the dyslexic reader 2007 - issue 46

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Davis Honored at World's First Dyslexia Discovery Exhibit;Rhythm Proficiency: Q&A: Medications and Dyslexia; Diary of a Success Story



Dyslex ic Read er VOL. 46


Davis Dyslexia Association International

ISSUE 3 & 4 2007

Davis Honored at Worlds First Dyslexia Discovery ExhibitExcerpted from THE WORLDS FIRST EVER DYSLEXIA Discovery Exhibit was officially opened to the public on April 29, 2007 by Cookie Munchers Charitable Trust as an initiative in support of the work of the Dyslexia Foundation of New Zealand. The DDE is an outdoor gallery experience located at 21 Worcester Boulevard, on the main city square of Christchurch, New Zealand. This world-class exhibit was created in collaboration with Richard Taylor, Weta Workshop, Mackenzie Thorpe, Ron Davis, the Britten family, and Paul(Contd on p. 20)


IN THIS ISSUENews & Feature ArticlesRhythm Proficiency . . . . . . . . . . . . . . .3 The Achievers Journey . . . . . . . . . . . .6 New DVD Films Highlight Davis Program and Methods . . . . . . . . . . . .8 Free Audio Books from . . .9 Famous Dyslexics Remember . . . . . . . .9 Telling it Like it Is . . . . . . . . . . . . . . .11 ReadOn Receives iAward . . . . . . . . . .12 From the Heart . . . . . . . . . . . . . . . . .13 Recent Recommendations from The Lazy Readers Book Club . . . . . . . . .14 Cause for Celebration in New Zealand . . . . . . . . . . . . . . . . . .19 Diary of a Success Story . . . . . . . . . .23

Valedictorian Celebrates DyslexiaBy Mary Kay Frasier, Facilitator, Des Moines, Iowa, and Kayla Heetland

Regular FeaturesIn the Mail . . . . . . . . . . . . . . . . . . . . . .2 Q&A . . . . . . . . . . . . . . . . . . . . . . .16-18 New Davis Licensees . . . . . . . . . .27-29 Davis Workshops . . . . . . . . . . . . . 30-32

When Kayla Heetland was in the third grade, she read at only a first grade level. She couldnt do math on paper, had very poor handwriting and couldnt read directions well enough to do her homework. Fortunately, Kayla had the opportunity early in her school career to do a Davis Dyslexia Correction Program with Facilitator Mary Kay Frasier of Des Moines. Mary Kay helped her turn her dyslexia into a positive. Kayla worked hard to complete the follow-up clay work and exercises, and in the course of many months, her difficulties with reading and writing diminished greatly. Kayla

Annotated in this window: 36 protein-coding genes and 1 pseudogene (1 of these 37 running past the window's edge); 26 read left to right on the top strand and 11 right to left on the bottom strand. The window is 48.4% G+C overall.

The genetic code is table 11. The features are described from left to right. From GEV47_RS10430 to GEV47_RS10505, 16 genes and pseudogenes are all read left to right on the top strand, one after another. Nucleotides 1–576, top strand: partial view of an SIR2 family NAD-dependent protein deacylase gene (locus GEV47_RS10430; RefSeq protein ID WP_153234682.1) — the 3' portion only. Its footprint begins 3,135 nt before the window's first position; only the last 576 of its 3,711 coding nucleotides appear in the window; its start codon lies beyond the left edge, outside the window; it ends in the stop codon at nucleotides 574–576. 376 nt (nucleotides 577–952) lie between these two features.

says, Dyslexia will always affect the way I live my life, but this program taught me how to correct my problems and overcome not being able to read, write or do math. On May 26, 2007, Kayla graduated from Van Meter High School as Valedictorian of her senior class. Kayla also was selected to receive the Governors Scholar award. And she has(Contd on p. 10)

Kayla Heetland, Valedictorian.



In the Mail:in every school in the district. The program has changed my sons life. We do not say that lightly, either. My Letter to Facilitator Sher Goerzen, son, Darren, has changed so much Davis Facilitator in Maple Ridge, BC, since you have been working with Canada and the Coquitlam School him. Darren was going through a very District: tough time with school. He was reading far below the reading level for a grade First and foremost let me say thank you for all that you do. We really felt 4 student. Part of his behaviours and acting out were because he realized there was no better way to start this that he was getting farther and farther letter to you and the district of Coquitlam for all that you have done. behind all his peers. We were at a loss as to how to We can not begin to tell you the help him with his reading and spelling. change it has made to our child. We attended a meeting with the This program most definitely administrator of Ranch Park cannot stay on the shelf as a pilot project. This should be implemented Elementary, Mrs. Ponsart, theCopyright 2001 Randy Glasbergen.

Never never never give up!Winston Churchill (1874-1965) Prime Minister of Great Britain during WWII

classroom teacher, Mrs. Wong, and our resource Teacher, Mrs. Baboi, with the concerns we were having and the possibilities that we were going to have to hold our child back a year because he was clearly not ready for grade five. This was not an option we took lightly, but under the circumstances, felt we were running out of options within a school system that really did not have the resources to help our child. We realize that the district, like all others, is facing enormous cutbacks, but it would be to a childs loss to not have this program available. We know that our child is not the only one that will benefit from this program if it continues on. We know we were very fortunate to have had this opportunity for our child and believe me, my thank yous will only go a small way to show you how much it was valued. Darrens reading and confidence in himself has improved to such an amazing degree. As we all know, children all learn in different ways and this program allows children to learn in a way that works for them. That is truly amazing. Sincerely, Tracey Mathieson & Warren Williams